Galaxy miscellanea

Odds and ends and the surprising.


If you are serving the installation with a proxy redirect (e.g. the galaxy server is running on port 7070 but is being redirect by Apache to appear at port 80 on /galaxy), while you can access Galaxy at both addresses, login will only work on one. This is because Galaxy tracks where you are with cookies that record the path of the instance you are using, so you can use more than one Galaxy instance. This creates a slightly strange behaviour where you can login on the other port/path but are instantly logged out.

The mixup between these cookies can leave you in a situation where you can't login to your account. The solution is to delete your cookies.


While uploading a sequence file (Upload File), a harmless error was issued that disrupted the upload:

/home/f0/paul/Installed/lib/python2.6/site-packages/pytz/ DeprecationWarning: the sets module is deprecated from sets import Set

This can be easily fixed by installing the latest version of pytz:

% easy_install pytz

Tool config

Interestingly, if your tool_conf.xml entry is incorrect (e.g. pointing at a non-existent directory), an error is written to the log and the tool just simply not appear in the menu. Note that changes to the config file will require a restart to be detected.

Duplicate tool ids

An interesting way to make an invisible mistake: if you register tools with the same id (the id in the specific tool configuration file), only the first one gets registered, the others silently fail:

<tool id="hpa_seqtools_datelabel-seqs" name="Do this thing"> ... <tool id="hpa_seqtools_datelabel-seqs" name="Do the other thing">

The only way you can tell (apart from the tool not showing up) is to look in the output of a Galaxy instance run from the commandline. It prints the id of each tool being registered.

Only sleeping

It _seems_ as if when Galaxy has not been used for a while, going to its address produces a strange traceback. However, immediately reloading the page shows the usual appearance. It's unclear whether it is Galaxy or Apache, but it's just a cosmetic annoyance. This may be the result of our local setup.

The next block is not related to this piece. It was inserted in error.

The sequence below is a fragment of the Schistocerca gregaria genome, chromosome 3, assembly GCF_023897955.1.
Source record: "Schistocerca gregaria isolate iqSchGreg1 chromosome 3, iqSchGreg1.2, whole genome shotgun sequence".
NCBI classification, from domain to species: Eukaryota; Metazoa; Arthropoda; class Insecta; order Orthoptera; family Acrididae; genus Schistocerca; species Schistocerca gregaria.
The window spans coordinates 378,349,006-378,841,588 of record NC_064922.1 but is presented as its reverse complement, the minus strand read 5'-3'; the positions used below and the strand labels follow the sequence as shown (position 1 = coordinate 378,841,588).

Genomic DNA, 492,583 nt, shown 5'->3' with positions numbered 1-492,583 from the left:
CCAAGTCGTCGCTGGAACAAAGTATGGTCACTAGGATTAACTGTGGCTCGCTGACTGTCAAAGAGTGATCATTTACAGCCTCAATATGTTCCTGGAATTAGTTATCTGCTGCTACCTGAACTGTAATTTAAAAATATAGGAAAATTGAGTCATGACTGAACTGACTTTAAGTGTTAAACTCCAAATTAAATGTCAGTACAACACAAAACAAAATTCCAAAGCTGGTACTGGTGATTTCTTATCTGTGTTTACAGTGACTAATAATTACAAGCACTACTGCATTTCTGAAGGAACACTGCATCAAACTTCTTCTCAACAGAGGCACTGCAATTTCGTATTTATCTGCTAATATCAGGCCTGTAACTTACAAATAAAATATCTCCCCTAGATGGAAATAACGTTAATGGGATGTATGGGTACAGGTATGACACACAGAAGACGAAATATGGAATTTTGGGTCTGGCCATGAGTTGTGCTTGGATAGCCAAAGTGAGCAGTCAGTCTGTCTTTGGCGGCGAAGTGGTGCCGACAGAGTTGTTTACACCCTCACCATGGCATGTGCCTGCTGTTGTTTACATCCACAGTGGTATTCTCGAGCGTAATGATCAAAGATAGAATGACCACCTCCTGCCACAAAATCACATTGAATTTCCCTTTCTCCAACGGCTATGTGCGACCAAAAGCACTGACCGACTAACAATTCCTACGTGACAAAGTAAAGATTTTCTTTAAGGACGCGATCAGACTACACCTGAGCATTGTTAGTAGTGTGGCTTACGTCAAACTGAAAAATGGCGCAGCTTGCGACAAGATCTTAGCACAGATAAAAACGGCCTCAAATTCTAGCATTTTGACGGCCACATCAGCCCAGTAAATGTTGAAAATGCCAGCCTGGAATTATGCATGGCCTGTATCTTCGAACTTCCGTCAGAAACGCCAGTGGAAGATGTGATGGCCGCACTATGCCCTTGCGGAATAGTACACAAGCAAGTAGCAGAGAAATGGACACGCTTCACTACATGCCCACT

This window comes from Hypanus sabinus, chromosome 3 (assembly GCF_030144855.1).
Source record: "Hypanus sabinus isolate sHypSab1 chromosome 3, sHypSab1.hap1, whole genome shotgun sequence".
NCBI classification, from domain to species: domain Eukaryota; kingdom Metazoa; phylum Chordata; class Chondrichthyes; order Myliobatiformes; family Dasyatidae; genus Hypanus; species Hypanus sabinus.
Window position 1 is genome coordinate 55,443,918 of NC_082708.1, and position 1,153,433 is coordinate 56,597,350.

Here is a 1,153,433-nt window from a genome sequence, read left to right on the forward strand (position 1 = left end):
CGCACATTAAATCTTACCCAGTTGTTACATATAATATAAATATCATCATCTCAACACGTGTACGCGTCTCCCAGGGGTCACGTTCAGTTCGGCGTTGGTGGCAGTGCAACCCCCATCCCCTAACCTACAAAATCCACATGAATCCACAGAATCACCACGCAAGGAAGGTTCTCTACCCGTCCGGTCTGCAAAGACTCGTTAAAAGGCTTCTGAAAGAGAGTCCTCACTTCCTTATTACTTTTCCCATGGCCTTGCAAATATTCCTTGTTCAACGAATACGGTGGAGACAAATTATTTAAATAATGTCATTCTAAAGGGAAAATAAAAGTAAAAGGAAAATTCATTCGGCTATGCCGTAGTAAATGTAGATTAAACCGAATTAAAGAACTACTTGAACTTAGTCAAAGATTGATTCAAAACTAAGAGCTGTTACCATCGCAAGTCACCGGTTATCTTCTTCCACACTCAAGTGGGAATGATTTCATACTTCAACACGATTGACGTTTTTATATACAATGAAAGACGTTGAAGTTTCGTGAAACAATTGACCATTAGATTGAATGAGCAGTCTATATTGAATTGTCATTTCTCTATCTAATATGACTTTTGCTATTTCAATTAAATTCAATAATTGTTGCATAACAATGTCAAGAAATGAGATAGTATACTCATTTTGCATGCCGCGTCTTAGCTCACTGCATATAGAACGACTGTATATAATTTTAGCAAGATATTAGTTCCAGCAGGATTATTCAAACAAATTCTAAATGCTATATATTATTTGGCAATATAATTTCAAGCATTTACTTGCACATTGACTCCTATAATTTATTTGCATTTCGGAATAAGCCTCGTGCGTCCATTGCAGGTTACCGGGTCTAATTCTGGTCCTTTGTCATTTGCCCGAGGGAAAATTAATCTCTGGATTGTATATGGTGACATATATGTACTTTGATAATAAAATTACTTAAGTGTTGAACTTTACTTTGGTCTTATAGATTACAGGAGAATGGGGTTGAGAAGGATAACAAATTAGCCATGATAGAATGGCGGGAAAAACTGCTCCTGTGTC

The BioPython that wasn't there

An odd incident that Galaxy provoked, although it was not at fault: Biopython was installed on the Galaxy python (the egg is in site-packages), but tools that imported it failed, saying:

from Bio import SeqIO ImportError: No module named Bio

This perplexed me for a while, until I went to the extent of unzipping the Biopython egg. It contained nothing but the metadata (i.e. the EGG-INFO), having no actual module or executables.

I realise now that I'd seen this before when a library installation fails or is aborted. The lib can get "half-installed", leading to the above problems. Solution: manually delete the egg, edit it's line out of easy-install.pth and reinstall the lib.

Templates not all there

The templating for building commandlines lacks one feature of fully blown Cheetah templates - you can't include Python code between angled braces, i.e.:

<% foo = "bar" %> #this won't work

This is because the xml parser can't cope with the angled brackets. No biggie.

Template debugging

Some helpful tip from the galaxy-developers list.

You can embed a direct python command after a ”#silent” directive. This can be used to print something to STDERR, that won't appear in the generated tool commandline:

#silent sys.stderr.write("Hello World from cheetah generated code ");

All available parameters in a template can be dumped with:

#silent sys.stderr.write("!!!! Cheetah Template Variables !!!! ") #silent sys.stderr.write(" searchList = '%s' " % (str($searchList)) ) #silent sys.stderr.write("!!!! end-of-list !!!! ")

#breakpoint stops template compilation at any given point and can be used to bisect template problems. i.e. If the template compiled fine, then all the statements above the breakpoint are valid.

Parameter sanitizing

Something that is there in the documentation, but is easy to miss: Galaxy filters tool form text. As a result, a field like %y-%m-%d will get passed to the tool as Xy-Xm-Xd. You get around this by giving a "sanitizer" tag to the relevant param. This can switch off param cleaning, set the characters to be filtered and suggest substitutions:

<param name="date_fmt" type="text" label="Date format"> <sanitizer> <valid initial="string.printable"> <remove value="&apos;"/> </valid> </sanitizer> </param>

STDERR is an error

If a tool writes anything to stderr, this is interpreted as a failure.